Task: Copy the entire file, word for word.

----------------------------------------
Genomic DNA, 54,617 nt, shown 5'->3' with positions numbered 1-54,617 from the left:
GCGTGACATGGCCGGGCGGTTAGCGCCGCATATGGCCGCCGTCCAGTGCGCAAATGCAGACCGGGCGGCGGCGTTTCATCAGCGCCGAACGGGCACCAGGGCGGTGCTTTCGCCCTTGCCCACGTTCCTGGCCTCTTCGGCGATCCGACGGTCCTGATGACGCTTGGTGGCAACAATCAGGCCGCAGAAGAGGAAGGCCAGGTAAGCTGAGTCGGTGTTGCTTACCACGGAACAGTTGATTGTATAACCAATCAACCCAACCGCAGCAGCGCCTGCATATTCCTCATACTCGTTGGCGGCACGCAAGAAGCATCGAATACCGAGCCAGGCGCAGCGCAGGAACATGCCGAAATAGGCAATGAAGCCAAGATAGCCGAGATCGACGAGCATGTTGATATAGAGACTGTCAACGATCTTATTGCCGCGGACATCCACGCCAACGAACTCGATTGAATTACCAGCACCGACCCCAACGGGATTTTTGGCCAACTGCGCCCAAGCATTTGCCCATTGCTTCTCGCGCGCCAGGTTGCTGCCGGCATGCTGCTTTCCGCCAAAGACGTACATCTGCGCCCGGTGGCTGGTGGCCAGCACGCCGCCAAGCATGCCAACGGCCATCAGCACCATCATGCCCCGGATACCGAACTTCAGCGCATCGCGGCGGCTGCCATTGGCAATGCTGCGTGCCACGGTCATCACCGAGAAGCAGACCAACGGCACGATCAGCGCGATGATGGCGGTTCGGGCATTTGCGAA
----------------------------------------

Genomic DNA, 54,617 nt, shown 5'->3' with positions numbered 1-54,617 from the left:
GCGTGACATGGCCGGGCGGTTAGCGCCGCATATGGCCGCCGTCCAGTGCGCAAATGCAGACCGGGCGGCGGCGTTTCATCAGCGCCGAACGGGCACCAGGGCGGTGCTTTCGCCCTTGCCCACGTTCCTGGCCTCTTCGGCGATCCGACGGTCCTGATGACGCTTGGTGGCAACAATCAGGCCGCAGAAGAGGAAGGCCAGGTAAGCTGAGTCGGTGTTGCTTACCACGGAACAGTTGATTGTATAACCAATCAACCCAACCGCAGCAGCGCCTGCATATTCCTCATACTCGTTGGCGGCACGCAAGAAGCATCGAATACCGAGCCAGGCGCAGCGCAGGAACATGCCGAAATAGGCAATGAAGCCAAGATAGCCGAGATCGACGAGCATGTTGATATAGAGACTGTCAACGATCTTATTGCCGCGGACATCCACGCCAACGAACTCGATTGAATTACCAGCACCGACCCCAACGGGATTTTTGGCCAACTGCGCCCAAGCATTTGCCCATTGCTTCTCGCGCGCCAGGTTGCTGCCGGCATGCTGCTTTCCGCCAAAGACGTACATCTGCGCCCGGTGGCTGGTGGCCAGCACGCCGCCAAGCATGCCAACGGCCATCAGCACCATCATGCCCCGGATACCGAACTTCAGCGCATCGCGGCGGCTGCCATTGGCAATGCTGCGTGCCACGGTCATCACCGAGAAGCAGACCAACGGCACGATCAGCGCGATGATGGCGGTTCGGGCATTTGCGAA